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General Tso's Chicken

General Tso's Chicken from Ching's Everyday Easy Chinese

If I want Chinese food around here, I usually have to make it myself. We have one restaurant with a few decent Chinese dishes, but it’s only open a few months a year (when the tourists are here). I used to love eating General Tso’s Chicken, but it’s often fried first and then coated in a sticky sweet sauce that doesn’t really make it heart-healthy or diabetic-friendly. When I saw this recipe for a healthier version in Ching’s Everyday Easy Chinese by Ching-He Huang, I knew I had to try it.

Ching’s recipe is quick and easy, always a plus, but it calls for yellow bean sauce, which I couldn’t find in any of my local markets. In the back of her book, Ching includes a glossary that says yellow bean sauce is “made from fermented yellow soy beans, dark brown sugar and rice wine.” Once I read that, I decided hoisin sauce would be a decent substitute. If you can find yellow bean sauce, by all means, use it.

This delicious dish is both sweet and spicy. It has some heat, but it’s not overpowering. (The Grillmaster’s head didn’t even sweat while he was eating it.) You should serve the chicken with the chiles, but you shouldn’t actually eat the chiles. I’m sure you already knew this, but just in case …

I hope you’re sitting down for this next part. An order of General Tso’s Chicken in a typical Chinese restaurant has more than 844 calories, 40g fat, 2100mg sodium and 60g carb! Ching is my kind of chef – she has managed to shave off more than 570 calories, 30g fat, 970mg sodium and 20g carb without sacrificing taste. Her version is still a bit high in sodium due to all of the bottled items in the sauce. Using low-sodium tamari or soy sauce will help. I prefer tamari to traditional soy sauce because it seems less salty to me and it contains no wheat. You could also skip seasoning the chicken with salt at the beginning.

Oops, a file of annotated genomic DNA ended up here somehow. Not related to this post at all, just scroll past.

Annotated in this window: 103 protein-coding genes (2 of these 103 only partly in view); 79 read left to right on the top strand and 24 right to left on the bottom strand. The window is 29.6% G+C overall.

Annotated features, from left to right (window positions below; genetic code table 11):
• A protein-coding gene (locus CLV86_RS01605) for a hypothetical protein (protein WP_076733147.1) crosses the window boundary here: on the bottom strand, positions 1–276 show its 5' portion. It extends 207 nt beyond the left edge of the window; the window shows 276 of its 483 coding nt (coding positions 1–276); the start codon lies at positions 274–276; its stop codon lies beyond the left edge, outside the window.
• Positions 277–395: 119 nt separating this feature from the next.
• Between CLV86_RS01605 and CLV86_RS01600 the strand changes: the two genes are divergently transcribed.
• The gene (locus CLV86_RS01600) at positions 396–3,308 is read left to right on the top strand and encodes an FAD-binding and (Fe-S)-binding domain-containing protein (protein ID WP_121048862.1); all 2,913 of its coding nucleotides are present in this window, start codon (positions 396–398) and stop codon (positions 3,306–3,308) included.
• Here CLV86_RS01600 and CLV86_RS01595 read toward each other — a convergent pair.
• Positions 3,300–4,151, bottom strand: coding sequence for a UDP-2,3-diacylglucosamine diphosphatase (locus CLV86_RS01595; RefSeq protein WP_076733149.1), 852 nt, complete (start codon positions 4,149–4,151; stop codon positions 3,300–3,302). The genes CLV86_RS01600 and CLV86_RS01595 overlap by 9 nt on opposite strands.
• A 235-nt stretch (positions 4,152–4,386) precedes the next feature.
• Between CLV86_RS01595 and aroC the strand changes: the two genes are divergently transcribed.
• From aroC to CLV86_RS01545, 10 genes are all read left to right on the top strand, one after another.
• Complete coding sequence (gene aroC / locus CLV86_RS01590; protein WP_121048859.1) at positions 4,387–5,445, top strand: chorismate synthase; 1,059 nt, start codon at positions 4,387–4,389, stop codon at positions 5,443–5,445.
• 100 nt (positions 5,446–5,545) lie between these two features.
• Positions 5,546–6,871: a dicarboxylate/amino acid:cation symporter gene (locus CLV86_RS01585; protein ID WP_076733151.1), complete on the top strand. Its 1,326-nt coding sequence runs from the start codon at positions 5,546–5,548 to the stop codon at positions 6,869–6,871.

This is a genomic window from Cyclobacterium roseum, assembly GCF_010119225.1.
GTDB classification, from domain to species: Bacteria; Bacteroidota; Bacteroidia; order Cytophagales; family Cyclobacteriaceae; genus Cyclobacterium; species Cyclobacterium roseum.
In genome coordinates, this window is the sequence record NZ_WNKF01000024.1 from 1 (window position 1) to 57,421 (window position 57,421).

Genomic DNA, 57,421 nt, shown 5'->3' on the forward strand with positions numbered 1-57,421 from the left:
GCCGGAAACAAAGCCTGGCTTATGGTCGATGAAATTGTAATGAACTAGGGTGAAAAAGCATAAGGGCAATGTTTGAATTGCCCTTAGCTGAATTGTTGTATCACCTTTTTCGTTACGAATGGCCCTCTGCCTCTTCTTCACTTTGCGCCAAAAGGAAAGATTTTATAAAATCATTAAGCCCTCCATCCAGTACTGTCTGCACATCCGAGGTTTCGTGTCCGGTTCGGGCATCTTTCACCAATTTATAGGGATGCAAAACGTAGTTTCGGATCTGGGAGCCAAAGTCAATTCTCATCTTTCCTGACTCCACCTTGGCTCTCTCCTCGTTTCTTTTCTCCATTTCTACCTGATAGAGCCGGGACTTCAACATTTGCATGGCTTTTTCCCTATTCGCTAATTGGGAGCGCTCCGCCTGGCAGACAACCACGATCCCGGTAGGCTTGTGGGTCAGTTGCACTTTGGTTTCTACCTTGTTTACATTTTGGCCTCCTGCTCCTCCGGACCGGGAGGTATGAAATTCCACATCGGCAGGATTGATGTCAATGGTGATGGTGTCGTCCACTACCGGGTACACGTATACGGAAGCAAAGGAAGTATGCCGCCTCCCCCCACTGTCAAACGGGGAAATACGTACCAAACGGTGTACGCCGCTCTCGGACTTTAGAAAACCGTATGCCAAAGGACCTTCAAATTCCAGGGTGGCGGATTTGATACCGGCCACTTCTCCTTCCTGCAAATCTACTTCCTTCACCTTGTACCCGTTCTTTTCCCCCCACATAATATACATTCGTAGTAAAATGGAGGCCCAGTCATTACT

This recipe is a good source of Protein, Vitamin K, Niacin, Vitamin B6 and Selenium. Serve it with some steamed broccoli, edamame or snap peas. It’s so much healthier than what you’d get in a restaurant and almost as easy as ordering take-out!

Recipe

Adapted from Ching’s Everyday Easy Chinese by Ching-He Huang

SAUCE
2 Tbsp low-sodium tamari or soy sauce
1 Tbsp hoisin sauce
1 Tbsp ketchup
1 Tbsp Thai chili sauce
1 tsp light brown sugar

CHICKEN
2 skinless, boneless chicken breasts, cut into ½-inch cubes
Kosher salt
ground white pepper
1 Tbsp cornstarch
1 Tbsp peanut oil
1 clove garlic, minced
4 dried red chiles
1 Tbsp dry sherry
4 scallions, chopped

In a small bowl, combine ingredients for the sauce. Mix well and set aside.

In a medium bowl, place chicken and season with salt and white pepper. Add cornstarch and mix well. Set aside.

Heat a wok over high heat, then add peanut oil. Add garlic and red chiles, stirring for a few seconds, then add chicken. Stir-fry for a couple of minutes. When chicken begins to turn opaque, add the sherry. Cook for another couple of minutes, then add the sauce and bring the mixture to a boil.

Reduce heat to medium and cook until chicken is done and sauce has thickened, another minute or two. Turn off heat and stir in scallions. Serve immediately.

Makes 2 servings
Per serving: 271 calories, 9g fat (1g sat), 69mg cholesterol, 1122mg sodium, 18g carb, 2g fiber, 8g sugar, 29g protein

Disclosure: I received a free review copy of Ching’s Everyday Healthy Chinese by Ching-He Huang from HarperCollins Publishers.


This recipe has been linked to The Hopeless Housewife’s Link Party.
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5 comments to General Tso’s Chicken

  • Yum! Now you have me craving Chinese food!!! I don’t eat much Chinese food out either because most dishes contain gluten from the soy sauce. This looks delicious-now I have to see if I can track down some gluten-free Hoisin sauce!

  • diabeticFoodie

    EA – You won’t believe how good this is! A GF friend turned me on to Tamari and I like it so much better than regular soy sauce now. Let me know if you find GF hoisin sauce.

  • Wendy

    Sounds great. I like that I can control the heat and sweetness of this dish. Usually the restaurant versions are too sweet for me. I’m glad you found a use for your newly found cookbook :)

  • diabeticFoodie

    I totally agree, Wendy. Not only are restaurant versions too sweet, but they have that fried breading on them too. Control is good :)

  • This looks so delicious! Thanks for linking up with us this week!

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